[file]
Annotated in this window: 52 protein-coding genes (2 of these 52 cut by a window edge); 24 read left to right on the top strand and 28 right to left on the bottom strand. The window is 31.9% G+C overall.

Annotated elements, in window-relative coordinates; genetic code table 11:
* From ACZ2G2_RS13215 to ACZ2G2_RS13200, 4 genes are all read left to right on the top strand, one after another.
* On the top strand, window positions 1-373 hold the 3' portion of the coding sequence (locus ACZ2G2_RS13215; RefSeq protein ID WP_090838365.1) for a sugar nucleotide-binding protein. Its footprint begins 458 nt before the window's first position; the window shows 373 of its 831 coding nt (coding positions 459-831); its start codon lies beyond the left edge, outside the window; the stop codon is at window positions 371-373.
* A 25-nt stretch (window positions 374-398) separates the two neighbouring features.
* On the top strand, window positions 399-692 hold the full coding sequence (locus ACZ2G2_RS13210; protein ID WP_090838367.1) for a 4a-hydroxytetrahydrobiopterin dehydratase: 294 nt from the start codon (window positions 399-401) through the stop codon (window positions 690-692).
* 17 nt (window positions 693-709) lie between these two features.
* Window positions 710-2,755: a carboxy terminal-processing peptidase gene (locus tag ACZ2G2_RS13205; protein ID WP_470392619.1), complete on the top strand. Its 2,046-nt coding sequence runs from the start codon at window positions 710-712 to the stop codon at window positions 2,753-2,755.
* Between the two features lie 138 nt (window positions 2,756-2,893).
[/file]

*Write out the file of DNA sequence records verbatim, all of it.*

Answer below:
Annotated in this window: 52 protein-coding genes (2 of these 52 cut by a window edge); 24 read left to right on the top strand and 28 right to left on the bottom strand. The window is 31.9% G+C overall.

Annotated elements, in window-relative coordinates; genetic code table 11:
* From ACZ2G2_RS13215 to ACZ2G2_RS13200, 4 genes are all read left to right on the top strand, one after another.
* On the top strand, window positions 1-373 hold the 3' portion of the coding sequence (locus ACZ2G2_RS13215; RefSeq protein ID WP_090838365.1) for a sugar nucleotide-binding protein. Its footprint begins 458 nt before the window's first position; the window shows 373 of its 831 coding nt (coding positions 459-831); its start codon lies beyond the left edge, outside the window; the stop codon is at window positions 371-373.
* A 25-nt stretch (window positions 374-398) separates the two neighbouring features.
* On the top strand, window positions 399-692 hold the full coding sequence (locus ACZ2G2_RS13210; protein ID WP_090838367.1) for a 4a-hydroxytetrahydrobiopterin dehydratase: 294 nt from the start codon (window positions 399-401) through the stop codon (window positions 690-692).
* 17 nt (window positions 693-709) lie between these two features.
* Window positions 710-2,755: a carboxy terminal-processing peptidase gene (locus tag ACZ2G2_RS13205; protein ID WP_470392619.1), complete on the top strand. Its 2,046-nt coding sequence runs from the start codon at window positions 710-712 to the stop codon at window positions 2,753-2,755.
* Between the two features lie 138 nt (window positions 2,756-2,893).